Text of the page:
Background: Elderly pancreatic cancer (PC) patients are often considered vulnerable to treatment and standard treatment strategy for this subpopulation is uncertain. Cachexia and sarcopenia are reported to be associated with reduced physical performance, reduced anti-tumor response, increased chemotherapy toxicity, and poor prognosis in several malignancies. The aim of this study was to evaluate the impact of cachexia and sarcopenia on the clinical course of elderly PC patients receiving chemotherapy.
Methods: We retrospectively investigated consecutive elderly metastatic PC patients (≥ 75 years) treated with chemotherapy at our institution between January 2015 and April 2020. Skeletal muscle index was calculated at the third lumbar vertebra using pretreatment computed tomography. We evaluated time to treatment failure (TTF), progression-free survival (PFS), overall survival (OS), early treatment discontinuation, relative dose intensity (RDI), and severe adverse events (AEs).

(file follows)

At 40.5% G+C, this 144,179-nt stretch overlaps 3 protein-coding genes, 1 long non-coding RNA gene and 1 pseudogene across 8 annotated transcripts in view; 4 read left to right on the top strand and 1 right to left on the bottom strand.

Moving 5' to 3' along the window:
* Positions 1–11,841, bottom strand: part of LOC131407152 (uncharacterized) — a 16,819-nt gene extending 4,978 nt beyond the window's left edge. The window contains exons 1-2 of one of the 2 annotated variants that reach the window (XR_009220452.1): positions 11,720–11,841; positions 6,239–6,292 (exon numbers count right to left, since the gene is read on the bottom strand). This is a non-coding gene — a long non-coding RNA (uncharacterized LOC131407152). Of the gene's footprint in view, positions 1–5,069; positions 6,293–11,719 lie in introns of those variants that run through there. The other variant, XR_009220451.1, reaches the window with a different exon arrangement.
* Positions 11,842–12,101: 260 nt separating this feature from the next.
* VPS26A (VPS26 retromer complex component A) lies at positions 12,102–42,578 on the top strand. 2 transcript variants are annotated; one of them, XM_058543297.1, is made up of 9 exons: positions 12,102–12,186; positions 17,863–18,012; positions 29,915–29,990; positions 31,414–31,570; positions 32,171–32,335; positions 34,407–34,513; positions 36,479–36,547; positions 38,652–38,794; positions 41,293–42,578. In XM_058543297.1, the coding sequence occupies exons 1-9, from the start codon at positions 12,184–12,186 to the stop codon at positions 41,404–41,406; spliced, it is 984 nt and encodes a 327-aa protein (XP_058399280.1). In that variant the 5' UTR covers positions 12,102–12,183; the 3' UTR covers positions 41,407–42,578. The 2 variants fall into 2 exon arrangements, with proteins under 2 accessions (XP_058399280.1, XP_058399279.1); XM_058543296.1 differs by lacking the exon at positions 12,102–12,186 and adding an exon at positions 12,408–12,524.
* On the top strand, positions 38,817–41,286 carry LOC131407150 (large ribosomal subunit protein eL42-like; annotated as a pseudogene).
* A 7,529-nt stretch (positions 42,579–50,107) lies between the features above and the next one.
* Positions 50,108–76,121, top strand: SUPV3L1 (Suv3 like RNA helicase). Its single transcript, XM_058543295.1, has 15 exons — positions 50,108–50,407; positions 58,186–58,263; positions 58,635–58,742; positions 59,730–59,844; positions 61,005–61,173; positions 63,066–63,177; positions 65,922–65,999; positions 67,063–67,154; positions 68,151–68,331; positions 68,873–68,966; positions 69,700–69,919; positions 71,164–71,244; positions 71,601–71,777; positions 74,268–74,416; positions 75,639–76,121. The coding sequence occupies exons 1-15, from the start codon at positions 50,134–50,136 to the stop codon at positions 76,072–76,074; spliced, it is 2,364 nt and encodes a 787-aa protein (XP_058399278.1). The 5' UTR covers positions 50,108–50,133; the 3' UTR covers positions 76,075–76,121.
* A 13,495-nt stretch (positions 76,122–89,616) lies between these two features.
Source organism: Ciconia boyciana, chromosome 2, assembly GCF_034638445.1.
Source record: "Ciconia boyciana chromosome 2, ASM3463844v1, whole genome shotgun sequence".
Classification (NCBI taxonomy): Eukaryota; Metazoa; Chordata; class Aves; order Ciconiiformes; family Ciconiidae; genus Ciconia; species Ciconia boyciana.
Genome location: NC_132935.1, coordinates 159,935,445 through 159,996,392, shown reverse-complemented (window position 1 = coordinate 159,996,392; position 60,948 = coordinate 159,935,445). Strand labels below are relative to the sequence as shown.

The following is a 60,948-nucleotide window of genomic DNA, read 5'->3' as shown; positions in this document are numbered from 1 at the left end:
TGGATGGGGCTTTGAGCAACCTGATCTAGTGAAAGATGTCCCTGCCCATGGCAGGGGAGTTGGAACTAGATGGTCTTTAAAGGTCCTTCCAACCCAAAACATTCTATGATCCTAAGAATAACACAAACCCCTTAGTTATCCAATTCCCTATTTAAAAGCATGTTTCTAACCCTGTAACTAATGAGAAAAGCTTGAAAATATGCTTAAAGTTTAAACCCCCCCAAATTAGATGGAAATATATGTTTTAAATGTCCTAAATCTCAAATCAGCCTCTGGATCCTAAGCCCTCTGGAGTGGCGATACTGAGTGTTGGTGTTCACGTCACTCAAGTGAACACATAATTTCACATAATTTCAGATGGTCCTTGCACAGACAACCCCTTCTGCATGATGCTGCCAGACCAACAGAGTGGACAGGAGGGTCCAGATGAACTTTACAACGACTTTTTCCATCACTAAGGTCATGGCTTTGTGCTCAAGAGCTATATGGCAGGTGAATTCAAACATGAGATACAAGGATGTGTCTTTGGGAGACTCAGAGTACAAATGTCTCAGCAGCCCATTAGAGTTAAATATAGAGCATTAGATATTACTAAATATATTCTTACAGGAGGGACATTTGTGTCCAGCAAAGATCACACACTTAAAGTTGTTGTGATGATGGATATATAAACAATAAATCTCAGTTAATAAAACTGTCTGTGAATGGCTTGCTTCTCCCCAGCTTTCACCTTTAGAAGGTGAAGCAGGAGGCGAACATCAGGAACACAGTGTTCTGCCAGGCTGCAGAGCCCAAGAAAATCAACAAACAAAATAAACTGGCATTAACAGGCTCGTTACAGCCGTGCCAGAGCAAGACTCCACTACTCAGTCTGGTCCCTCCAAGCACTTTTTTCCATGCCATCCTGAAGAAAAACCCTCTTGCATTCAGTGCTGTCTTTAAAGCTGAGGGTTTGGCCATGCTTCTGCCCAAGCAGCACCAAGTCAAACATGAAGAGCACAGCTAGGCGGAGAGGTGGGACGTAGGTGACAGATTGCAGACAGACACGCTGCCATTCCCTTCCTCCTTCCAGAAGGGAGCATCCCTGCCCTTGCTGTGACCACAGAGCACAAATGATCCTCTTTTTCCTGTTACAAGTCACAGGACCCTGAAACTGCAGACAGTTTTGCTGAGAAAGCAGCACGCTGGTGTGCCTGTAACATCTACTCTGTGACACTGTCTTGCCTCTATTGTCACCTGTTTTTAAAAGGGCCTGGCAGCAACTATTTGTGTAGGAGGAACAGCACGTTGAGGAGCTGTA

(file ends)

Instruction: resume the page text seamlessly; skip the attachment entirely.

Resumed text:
Results: Among 80 patients included (gemcitabine plus nab-paclitaxel [GnP] 52; gemcitabine 21; S1 6; modified FOLFIRINOX 1), cachexia and sarcopenia were present in 48 (60%) and 61 (76%) patients, respectively. Cachexia was associated with older age, worse performance status, higher level of neutrophil to lymphocyte ratio, worse nutritional status, and shorter TTF and PFS. Furthermore, it was also associated with early treatment discontinuation, reduced RDI of nab-paclitaxel, and increased incidence of grade 4 neutropenia in patients receiving GnP. On the other hand, sarcopenia had less impact on the clinical course of elderly PC patients.
Conclusions: In our experience, cachexia was considered an effective tool in the management of elderly PC patients receiving palliative chemotherapy.
Keywords: Cachexia; Elderly patients; Palliative chemotherapy; Pancreatic cancer; Sarcopenia.